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Andy Ruiz Jr vs Chris Arreola PPV official for May 1, Erislandy Lara on FOX same date

The heavyweights meet on PPV as anticipated, with Erislandy Lara in action on the FOX pre-show.

Nick Potts/PA Images via Getty Images and Edward Diller/Getty Images
Scott Christ is the managing editor of Bad Left Hook and has been covering boxing for SB Nation since 2006.

The heavyweight clash between former three-belt holder Andy Ruiz Jr and veteran Chris Arreola is now official, with the FOX PBC pay-per-view set for May 1 at Dignity Health Sports Park in Carson, California.

The pay-per-view will be priced at $49.95, which is really as low a price as you’re going to get for something that isn’t independently-produced, so that might help some fans take the leap.

Ruiz (33-2, 22 KO) hasn’t fought since his frankly embarrassing performance against Anthony Joshua in their Dec. 2019 rematch, six months after Ruiz became the toast of the boxing world with his mega upset over Joshua, winning three of the four world heavyweight titles. In the rematch, Ruiz was woefully out of shape, the fight was a dud, and he burned pretty much all the goodwill he’d built up as boxing fans felt he clearly did not put in serious effort.

The fallout has been harsh. Ruiz-Joshua 2 was a big fight, and it followed what was really the Story of the Year for 2019 boxing, but the rematch was so bad and Ruiz left such a bad taste in fans’ mouths that there was no doing a trilogy there; nobody had any desire to see it. He also split with trainer Manny Robles, who publicly knocked Ruiz for putting in no effort in camp.

But he’s hooked up now with trainer Eddy Reynoso, most famous for his work with Canelo Alvarez, and has looked in better shape on social media, like he’s taking things very seriously and wants to get back in the heavyweight race.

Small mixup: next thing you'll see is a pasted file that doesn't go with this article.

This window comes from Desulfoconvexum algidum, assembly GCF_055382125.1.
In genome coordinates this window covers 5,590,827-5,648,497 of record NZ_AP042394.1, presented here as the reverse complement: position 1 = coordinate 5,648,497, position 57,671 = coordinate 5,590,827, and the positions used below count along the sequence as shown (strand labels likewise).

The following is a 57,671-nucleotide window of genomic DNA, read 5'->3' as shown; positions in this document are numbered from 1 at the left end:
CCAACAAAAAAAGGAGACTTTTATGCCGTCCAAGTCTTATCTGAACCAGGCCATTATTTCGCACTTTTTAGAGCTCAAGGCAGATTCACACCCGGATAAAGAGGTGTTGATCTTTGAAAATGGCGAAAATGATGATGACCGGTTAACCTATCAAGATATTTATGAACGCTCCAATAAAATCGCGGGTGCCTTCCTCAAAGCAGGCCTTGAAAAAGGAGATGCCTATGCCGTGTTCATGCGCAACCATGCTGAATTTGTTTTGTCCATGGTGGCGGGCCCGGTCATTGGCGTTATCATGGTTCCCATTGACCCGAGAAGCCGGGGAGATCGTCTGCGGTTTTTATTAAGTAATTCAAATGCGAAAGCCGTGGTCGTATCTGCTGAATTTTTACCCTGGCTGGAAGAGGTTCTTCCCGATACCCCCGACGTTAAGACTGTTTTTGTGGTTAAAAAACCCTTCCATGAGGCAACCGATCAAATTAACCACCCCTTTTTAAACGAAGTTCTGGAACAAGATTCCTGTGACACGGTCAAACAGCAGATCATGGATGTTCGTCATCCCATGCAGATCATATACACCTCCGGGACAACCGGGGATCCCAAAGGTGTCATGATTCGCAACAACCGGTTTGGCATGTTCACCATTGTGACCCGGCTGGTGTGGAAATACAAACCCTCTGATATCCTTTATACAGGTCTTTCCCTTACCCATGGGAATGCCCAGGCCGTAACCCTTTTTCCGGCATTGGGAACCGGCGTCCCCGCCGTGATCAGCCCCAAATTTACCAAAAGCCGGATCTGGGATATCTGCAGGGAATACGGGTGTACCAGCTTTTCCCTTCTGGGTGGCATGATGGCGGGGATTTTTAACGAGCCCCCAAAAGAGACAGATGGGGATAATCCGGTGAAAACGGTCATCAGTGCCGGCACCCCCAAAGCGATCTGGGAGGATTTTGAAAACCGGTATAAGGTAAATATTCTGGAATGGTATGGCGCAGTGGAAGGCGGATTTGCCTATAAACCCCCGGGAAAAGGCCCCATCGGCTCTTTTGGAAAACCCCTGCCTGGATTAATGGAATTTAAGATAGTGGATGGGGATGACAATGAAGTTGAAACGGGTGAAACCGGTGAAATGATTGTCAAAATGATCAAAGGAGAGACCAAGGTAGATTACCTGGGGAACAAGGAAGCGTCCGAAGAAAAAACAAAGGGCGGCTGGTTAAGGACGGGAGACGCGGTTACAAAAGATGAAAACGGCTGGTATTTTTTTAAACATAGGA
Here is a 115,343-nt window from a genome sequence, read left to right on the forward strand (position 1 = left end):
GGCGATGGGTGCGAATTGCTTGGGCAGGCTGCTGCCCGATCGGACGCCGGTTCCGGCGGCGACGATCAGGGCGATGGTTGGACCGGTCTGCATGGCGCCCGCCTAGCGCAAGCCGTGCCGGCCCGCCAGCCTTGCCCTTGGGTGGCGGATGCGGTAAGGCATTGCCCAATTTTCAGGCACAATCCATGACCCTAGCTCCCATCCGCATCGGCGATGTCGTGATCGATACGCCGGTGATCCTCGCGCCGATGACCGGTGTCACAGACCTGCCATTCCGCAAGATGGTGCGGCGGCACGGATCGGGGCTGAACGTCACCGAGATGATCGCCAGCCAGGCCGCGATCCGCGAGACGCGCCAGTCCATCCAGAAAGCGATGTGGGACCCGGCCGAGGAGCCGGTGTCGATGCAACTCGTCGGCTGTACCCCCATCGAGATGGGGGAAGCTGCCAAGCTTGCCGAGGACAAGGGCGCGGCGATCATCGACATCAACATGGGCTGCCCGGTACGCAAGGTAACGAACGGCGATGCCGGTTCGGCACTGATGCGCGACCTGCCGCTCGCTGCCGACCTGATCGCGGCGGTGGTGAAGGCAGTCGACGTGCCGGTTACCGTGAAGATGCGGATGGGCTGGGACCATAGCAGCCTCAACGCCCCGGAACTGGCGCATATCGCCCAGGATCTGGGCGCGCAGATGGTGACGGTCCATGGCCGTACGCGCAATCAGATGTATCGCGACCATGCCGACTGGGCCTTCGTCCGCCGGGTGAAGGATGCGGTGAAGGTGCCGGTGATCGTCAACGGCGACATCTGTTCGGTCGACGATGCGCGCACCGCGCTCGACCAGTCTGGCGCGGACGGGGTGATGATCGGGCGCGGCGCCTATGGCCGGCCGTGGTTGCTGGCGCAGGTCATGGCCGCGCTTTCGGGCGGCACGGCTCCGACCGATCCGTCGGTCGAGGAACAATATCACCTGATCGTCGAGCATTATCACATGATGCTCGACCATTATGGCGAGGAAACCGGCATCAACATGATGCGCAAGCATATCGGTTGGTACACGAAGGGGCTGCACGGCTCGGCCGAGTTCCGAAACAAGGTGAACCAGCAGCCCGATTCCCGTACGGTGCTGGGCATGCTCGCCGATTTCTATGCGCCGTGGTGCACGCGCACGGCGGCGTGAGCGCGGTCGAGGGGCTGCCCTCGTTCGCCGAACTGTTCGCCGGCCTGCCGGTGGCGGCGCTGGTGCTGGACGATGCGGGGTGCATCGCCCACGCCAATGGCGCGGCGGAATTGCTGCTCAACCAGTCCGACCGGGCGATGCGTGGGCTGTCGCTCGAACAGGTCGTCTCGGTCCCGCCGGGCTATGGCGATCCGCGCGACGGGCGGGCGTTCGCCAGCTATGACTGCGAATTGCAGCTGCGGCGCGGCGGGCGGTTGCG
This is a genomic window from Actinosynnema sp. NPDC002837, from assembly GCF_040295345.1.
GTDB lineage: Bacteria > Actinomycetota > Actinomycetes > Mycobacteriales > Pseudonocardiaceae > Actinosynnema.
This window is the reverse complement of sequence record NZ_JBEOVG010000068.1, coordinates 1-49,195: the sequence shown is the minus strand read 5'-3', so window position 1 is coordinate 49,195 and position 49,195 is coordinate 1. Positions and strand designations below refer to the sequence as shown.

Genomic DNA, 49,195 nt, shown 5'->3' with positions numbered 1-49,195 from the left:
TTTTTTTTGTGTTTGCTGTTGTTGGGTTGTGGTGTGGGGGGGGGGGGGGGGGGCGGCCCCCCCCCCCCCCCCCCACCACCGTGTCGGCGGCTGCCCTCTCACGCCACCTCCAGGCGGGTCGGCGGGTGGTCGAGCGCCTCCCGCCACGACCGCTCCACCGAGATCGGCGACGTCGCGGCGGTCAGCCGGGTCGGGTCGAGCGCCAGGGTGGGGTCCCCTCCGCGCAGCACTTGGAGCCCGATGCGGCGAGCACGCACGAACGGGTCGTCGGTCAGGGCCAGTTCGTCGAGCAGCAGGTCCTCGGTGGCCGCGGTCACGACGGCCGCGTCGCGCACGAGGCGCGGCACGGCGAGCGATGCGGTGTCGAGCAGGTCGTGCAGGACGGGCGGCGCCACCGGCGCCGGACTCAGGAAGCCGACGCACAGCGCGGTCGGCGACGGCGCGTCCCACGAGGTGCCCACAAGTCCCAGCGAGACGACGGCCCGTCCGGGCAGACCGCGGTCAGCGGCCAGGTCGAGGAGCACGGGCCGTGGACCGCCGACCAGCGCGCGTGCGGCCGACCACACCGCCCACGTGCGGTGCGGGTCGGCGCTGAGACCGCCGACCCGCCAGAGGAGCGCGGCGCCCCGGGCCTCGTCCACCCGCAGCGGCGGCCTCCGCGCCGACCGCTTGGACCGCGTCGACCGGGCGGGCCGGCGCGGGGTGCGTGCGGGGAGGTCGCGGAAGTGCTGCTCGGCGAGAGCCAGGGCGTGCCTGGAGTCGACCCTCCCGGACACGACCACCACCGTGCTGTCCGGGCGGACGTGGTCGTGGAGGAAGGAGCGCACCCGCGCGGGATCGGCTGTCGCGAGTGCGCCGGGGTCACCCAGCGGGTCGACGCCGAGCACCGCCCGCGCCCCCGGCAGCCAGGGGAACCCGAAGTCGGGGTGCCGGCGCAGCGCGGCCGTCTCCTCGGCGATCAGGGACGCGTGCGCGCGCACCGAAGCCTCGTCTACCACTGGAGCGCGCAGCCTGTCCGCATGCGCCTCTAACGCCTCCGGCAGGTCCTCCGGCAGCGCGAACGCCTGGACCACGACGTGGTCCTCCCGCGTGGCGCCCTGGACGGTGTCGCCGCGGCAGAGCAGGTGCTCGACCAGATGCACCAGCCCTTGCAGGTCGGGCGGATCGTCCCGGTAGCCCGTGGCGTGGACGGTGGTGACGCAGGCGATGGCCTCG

“I can’t wait to get back in the ring on May 1,” said Ruiz. “Training with coach Eddy in his gym has been amazing. I’m around great fighters like Canelo Alvarez and we’re putting in the work so that I can look better than ever.

“I have known Chris Arreola since I turned professional. He’s a Mexican warrior just like me, and I expect him to come at me with everything he’s got. This is going to be an action packed event between fighters who do not go backwards. I will be smart and ready to do whatever it takes to get the win and put myself back in position to become heavyweight champion again.”

The 38-year-old Arreola (38-6-1, 33 KO) has, if we’re being honest here, been long removed from relevance in the heavyweight division. Like Ruiz, he has struggled with conditioning for various big fights in his career; he was dominated in a 2009 title shot against Vitali Klitschko, lost to Tomasz Adamek in 2010, lost two fights to Bermane Stiverne in 2013 and 2014 (the latter another title shot), and was finished in eight by Deontay Wilder in 2016, his last title shot.

But for all of that, you can say Arreola absolutely comes to fight still. The last time we saw him was in Aug. 2019, and he and fellow brawler Adam Kownacki delivered a tremendous heavyweight action fight on FOX, with Kownacki winning a decision. Arreola threw 1,125 punches in the 12 rounds that night, a CompuBox heavyweight record.

Arreola is still working with trainer Joe Goossen, and feels he’s ready for what really probably will be his last big opportunity if he loses.